For anyone looking for a rehash of director Greg Mottola’s last film, Superbad (2007), don’t expect to find it in the filmmaker’s latest movie, Adventureland. Despite trailers attempting to convince the moviegoing public of the contrary, Adventureland is, in many ways, the anti-Superbad.
Sure, the two films have commonalities. They’re both stories about the awkward times before adult maturity, they both trade in recreational drug use and the sexual proclivities of young adults, but that’s where the comparisons end. Where Superbad is a movie fully ensconced in the tradition of raunchy teen-sex comedies, Adventureland is a much more subdued brand of comedy, and might be the first coming-of-age story made for adults.
Mottola tweaks many of the tropes and expectations involved in these types of movies. For starters, Mottola has centered the story around twentysomethings (all thankfully played by twentysomethings), an idea that’s especially refreshing in an era of cinema so intent on pleasing the all-important teenage demographic. While the nebbishy, awkward, virginal main character of James (Jesse Eisenberg, The Squid and the Whale) is a cliché at this point in the history of cinema, he’s never simply defined by these traits. He’s more a character in search of some sort of enlightenment or romance than just another teen out to lose his virginity, an aspect that only rarely rears its head. It’s a film about the often-frightening aimlessness of life, the awkwardness of growing into adulthood, and the way plans and goals are wont to change—all handled in an intimate and caring way.
The story arc itself is simple; it’s the characters and interpersonal relationships developed from within that help the film stand out. Set in 1987, James is a recent college grad with hopes of heading off to Europe for the summer to embark on some sort of unknown “revelatory” experience before enrolling in grad school at Columbia. But soon after graduation, he learns that his father (Jack Gilpin, 21) is in a bit of a financial bind. So instead of heading abroad, James winds up reluctantly stuck in Pittsburgh (“People in Pittsburgh don’t like me. I read poetry for fun sometimes.”) and is forced to get a summer job at a skuzzy theme park named Adventureland.
From here, the film becomes the story of the subtly complicated, often intertwined relationships, the desires and dreams of James and his co-workers: the nerdy, Jewish (or “existential pagan,” to be exact) and sweet tempered Joel (Martin Starr, Superbad); Connell (Ryan Reynolds), the thirtysomething-year-old handyman who’s one-time claim to fame was playing with Lou Reed; and most importantly, James’ romance with Em (Kristen Stewart, Twilight).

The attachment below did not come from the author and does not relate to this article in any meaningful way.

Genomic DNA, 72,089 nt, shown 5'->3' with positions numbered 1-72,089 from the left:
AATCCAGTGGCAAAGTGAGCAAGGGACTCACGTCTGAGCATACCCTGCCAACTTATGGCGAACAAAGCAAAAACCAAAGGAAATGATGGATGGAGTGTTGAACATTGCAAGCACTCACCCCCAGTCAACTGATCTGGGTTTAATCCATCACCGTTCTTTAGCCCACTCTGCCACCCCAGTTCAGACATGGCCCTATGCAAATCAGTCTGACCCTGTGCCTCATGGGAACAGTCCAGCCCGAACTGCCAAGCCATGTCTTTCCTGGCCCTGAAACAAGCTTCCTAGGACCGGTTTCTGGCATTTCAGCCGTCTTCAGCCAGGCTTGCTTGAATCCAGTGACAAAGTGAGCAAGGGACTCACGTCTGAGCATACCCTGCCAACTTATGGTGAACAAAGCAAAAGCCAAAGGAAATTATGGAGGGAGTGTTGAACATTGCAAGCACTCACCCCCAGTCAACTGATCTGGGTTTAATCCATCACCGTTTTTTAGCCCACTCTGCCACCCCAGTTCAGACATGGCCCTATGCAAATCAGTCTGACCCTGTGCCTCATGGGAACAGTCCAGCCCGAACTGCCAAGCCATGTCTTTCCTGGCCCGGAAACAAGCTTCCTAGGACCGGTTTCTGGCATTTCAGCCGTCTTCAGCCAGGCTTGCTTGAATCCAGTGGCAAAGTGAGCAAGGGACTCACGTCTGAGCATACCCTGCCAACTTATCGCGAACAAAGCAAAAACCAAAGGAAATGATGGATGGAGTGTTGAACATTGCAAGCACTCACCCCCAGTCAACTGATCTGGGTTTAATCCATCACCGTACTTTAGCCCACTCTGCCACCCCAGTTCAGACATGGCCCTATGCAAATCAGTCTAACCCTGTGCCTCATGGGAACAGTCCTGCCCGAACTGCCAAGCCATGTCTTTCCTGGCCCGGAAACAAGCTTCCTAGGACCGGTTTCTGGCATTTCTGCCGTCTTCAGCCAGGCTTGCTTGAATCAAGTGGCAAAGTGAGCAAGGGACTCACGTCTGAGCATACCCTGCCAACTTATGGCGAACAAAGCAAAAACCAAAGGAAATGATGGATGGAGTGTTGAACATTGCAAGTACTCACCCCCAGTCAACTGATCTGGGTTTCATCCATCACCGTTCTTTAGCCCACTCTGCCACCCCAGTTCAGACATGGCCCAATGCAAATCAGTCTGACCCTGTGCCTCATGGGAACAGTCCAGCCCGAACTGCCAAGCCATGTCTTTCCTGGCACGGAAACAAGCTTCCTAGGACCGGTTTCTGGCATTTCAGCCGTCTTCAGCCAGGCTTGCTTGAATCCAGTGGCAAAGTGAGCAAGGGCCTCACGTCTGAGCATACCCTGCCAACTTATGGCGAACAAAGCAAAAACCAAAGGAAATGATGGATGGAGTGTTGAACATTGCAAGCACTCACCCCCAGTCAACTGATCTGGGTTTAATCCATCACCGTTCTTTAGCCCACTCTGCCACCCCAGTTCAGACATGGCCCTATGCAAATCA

On paper, the plot is nothing spectacular, and the filmmaking isn’t going to set the world ablaze; instead what gives the film life is Mottola’s writing. As a writer, Mottola is closer to Woody Allen than Judd Apatow or Seth Rogen or whatever other comedic talent is a hot commodity right now. It’s no surprise that in a recent interview, Mottola named Allen’s Manhattan (1979) as one of his five favorite films of all time, since Adventureland carries the same sense of romantic idealism and how to reconcile that within a world which doesn’t cater to such a model.
There’s a passion and intimacy in this effort that didn’t exist in Superbad (which, granted, Mottola didn’t write), and a maturity on full display here throughout that didn’t spring up until the end of Superbad. The director has an obvious love for his characters and the ‘80s era (the film’s soundtrack—consisting of luminaries such as The Replacements and Hüsker Dü, among others—captures the feel of the ‘80s better than the generic soundtrack-by-committee feel of Zach Snyder’s Watchmen (2009) ever dreamt of). And while the film is occasionally sentimental, it’s tastefully accomplished. For whatever nostalgia Mottola has placed in the ‘80s, he never forgets to remind the audience that this was also the decade that put Reagan in office, Poison on MTV and “Rock Me Amadeus” on the radio.
None of this means that Adventureland is a perfect film. There are occasions when the comedy verges on becoming too broad and doesn’t match the tone of the film, and the rain-soaked climax is a bit much (though it eventually evolves into a sweeter moment that’s hard to dismiss). But ultimately, this is a sweet-natured and amiably tempered film, something that’s too often missing from mainstream cinema. Rated R for language, drug use and sexual references.